Monthly Archives: August 2011

On The Upbeat

Something for budding writers.

Ann Patchett is the author of this summer’s bestselling “State of Wonder,” which followed 2001’s “Bel Canto,” which won the Orange Prize. The author has compiled many of her thoughts on writing into a single interesting, sometimes contradictory piece, “The Getaway Car,” published Monday by Byliner.

“The Getaway Car” was published by Byliner as a Kindle single and is available for $2.99 from Amazon. Byliner, which publishes stand-alone nonfiction, launched in April with Jon Krakauer’s “Three Cups of Deceit” and has published electronic stories from William T. Vollman, Tad Friend, Jamie Malanowski and others. Krakauer’s story, which posed serious questions about Greg Mortenson’s memoir and his charity’s work, is now also available in print.

Topic Du Jour

Your daily distraction from 14 million unemployed Americans that no one in politics seems able to do anything about.

Scratching your asses is not a policy.

The Immoral GOP

Yet, they find room to sink lower,

Representative Michele Bachmann noted recently that 47 percent of Americans do not pay federal income tax; all of them, she said, should pay something because they benefit from parks, roads and national security. (Interesting that she acknowledged government has a purpose.) Gov. Rick Perry, in the announcement of his candidacy, said he was dismayed at the “injustice” that nearly half of Americans do not pay income tax. Jon Huntsman Jr., up to now the most reasonable in the Republican presidential field, said not enough Americans pay tax.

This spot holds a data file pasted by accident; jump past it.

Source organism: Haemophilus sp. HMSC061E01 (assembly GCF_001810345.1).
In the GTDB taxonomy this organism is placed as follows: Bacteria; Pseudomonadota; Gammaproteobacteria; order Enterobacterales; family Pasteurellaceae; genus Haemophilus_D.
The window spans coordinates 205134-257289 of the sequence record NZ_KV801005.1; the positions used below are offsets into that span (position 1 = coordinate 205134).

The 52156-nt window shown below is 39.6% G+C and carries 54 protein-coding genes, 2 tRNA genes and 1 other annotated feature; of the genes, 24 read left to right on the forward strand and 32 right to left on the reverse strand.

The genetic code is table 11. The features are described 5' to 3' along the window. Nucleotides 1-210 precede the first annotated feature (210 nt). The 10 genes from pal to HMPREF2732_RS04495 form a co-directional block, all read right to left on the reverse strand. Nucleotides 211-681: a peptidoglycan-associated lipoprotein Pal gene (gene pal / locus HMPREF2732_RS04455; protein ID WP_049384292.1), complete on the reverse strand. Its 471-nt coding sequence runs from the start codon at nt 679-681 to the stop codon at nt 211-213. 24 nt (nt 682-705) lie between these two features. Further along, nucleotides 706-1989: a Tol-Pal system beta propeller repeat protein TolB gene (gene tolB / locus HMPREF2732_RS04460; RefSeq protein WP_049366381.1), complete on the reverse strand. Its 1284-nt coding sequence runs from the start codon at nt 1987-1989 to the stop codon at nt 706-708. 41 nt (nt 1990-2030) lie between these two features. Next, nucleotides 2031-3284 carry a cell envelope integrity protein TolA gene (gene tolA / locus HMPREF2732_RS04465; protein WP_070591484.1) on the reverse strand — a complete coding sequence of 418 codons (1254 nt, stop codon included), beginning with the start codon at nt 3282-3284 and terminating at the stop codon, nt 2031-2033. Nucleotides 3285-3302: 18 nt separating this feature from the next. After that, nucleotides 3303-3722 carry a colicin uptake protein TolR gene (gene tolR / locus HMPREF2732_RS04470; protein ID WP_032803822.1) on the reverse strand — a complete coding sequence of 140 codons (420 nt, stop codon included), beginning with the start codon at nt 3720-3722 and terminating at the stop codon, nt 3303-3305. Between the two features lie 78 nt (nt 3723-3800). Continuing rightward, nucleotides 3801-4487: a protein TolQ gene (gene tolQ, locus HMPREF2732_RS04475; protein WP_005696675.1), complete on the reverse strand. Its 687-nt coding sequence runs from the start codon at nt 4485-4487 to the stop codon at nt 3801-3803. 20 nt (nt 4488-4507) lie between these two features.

Representative Eric Cantor, the House majority leader, and several senators have made similar arguments, variations of the idea expressed earlier by Senator Dan Coats of Indiana that “everyone needs to have some skin in the game.”

This is factually wrong, economically wrong and morally wrong. First, the facts: a vast majority of Americans have skin in the tax game. Even if they earn too little to qualify for the income tax, they pay payroll taxes (which Republicans want to raise), gasoline excise taxes and state and local taxes. Only 14 percent of households pay neither income nor payroll taxes, according to the Tax Policy Center at the Brookings Institution. The poorest fifth paid an average of 16.3 percent of income in taxes in 2010.

I suppose we should credit Cantor for at least not claiming to be a Christian prophet.

Heh Heh, Indeed

Mums the word on News of the World hacking,

Law firm Schillings was contacted by Mulcaire’s solicitor Sarah Webb of Payne Hicks Beach on Friday and asked not to make the names public. Webb said: “The issues of confidentiality are of concern to the Metropolitan police and we asked Coogan’s solicitors not to disclose the information until the Met could consider the matter.”

She added: “The issue is not that my client requires to keep matters confidential but rather that the police require him to. We were concerned that our [client] did not breach orders of the court in this respect. The Met are now dealing [with this] and there is nothing more I can add.”